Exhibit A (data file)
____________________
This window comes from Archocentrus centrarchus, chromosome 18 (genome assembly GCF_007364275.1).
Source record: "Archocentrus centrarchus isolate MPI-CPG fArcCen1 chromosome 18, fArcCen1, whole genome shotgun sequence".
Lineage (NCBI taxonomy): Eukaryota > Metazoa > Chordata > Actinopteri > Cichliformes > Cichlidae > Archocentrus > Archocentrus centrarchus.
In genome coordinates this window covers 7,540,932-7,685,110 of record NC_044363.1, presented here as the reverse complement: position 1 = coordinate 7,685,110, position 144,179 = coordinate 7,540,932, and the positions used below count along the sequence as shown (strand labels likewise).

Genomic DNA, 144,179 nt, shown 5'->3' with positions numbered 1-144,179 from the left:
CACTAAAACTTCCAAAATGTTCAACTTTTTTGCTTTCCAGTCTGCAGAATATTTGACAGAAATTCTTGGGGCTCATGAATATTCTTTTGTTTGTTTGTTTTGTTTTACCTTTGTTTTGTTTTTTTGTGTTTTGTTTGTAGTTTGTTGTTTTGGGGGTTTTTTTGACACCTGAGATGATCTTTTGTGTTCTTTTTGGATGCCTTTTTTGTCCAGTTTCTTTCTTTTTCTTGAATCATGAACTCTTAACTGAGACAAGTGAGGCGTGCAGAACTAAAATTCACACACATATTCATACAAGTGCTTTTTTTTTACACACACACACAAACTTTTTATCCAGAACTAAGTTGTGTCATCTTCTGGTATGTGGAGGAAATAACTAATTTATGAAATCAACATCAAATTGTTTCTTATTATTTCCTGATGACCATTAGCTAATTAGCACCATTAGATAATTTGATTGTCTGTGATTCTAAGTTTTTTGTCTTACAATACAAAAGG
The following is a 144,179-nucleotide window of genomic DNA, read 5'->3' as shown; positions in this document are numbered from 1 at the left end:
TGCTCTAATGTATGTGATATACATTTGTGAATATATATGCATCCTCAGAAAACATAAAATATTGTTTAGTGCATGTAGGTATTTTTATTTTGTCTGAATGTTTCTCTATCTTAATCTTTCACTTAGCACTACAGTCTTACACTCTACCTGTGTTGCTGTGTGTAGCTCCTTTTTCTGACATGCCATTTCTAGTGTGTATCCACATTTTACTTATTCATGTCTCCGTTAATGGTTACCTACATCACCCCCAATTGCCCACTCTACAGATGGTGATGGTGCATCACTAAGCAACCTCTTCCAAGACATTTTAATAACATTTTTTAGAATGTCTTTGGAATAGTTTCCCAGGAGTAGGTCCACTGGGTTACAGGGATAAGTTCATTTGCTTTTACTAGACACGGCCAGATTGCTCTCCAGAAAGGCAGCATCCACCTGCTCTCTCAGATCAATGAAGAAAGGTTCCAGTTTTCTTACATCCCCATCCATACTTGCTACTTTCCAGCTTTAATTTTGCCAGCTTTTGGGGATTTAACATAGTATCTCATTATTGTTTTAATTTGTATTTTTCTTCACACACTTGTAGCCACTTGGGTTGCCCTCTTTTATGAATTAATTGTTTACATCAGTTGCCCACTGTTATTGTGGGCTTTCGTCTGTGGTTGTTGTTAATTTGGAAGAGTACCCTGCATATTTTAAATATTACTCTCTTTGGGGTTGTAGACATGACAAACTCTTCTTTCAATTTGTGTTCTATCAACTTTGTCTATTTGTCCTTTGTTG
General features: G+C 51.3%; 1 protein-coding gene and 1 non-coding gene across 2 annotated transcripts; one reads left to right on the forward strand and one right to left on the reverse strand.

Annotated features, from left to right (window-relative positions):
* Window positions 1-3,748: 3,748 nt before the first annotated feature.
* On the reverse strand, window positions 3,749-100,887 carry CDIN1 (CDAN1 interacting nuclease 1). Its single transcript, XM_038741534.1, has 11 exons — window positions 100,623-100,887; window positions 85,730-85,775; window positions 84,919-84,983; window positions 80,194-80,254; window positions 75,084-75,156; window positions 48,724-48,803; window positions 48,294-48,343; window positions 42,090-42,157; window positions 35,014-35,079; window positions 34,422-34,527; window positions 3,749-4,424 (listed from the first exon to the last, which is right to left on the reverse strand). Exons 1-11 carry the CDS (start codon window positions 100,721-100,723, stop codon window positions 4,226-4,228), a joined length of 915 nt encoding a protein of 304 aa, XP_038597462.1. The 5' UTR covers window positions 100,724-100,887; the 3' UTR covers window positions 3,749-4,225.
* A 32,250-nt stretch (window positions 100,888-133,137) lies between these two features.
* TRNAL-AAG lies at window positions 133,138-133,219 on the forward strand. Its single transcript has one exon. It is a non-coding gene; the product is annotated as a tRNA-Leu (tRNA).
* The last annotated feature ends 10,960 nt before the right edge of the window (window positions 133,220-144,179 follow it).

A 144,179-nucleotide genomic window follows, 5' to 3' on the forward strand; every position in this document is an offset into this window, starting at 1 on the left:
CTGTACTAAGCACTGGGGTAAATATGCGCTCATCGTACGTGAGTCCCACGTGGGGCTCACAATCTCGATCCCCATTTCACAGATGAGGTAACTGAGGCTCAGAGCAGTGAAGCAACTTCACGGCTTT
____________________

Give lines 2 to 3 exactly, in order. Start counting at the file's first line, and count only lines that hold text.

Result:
Source record: "Archocentrus centrarchus isolate MPI-CPG fArcCen1 chromosome 18, fArcCen1, whole genome shotgun sequence".
Lineage (NCBI taxonomy): Eukaryota > Metazoa > Chordata > Actinopteri > Cichliformes > Cichlidae > Archocentrus > Archocentrus centrarchus.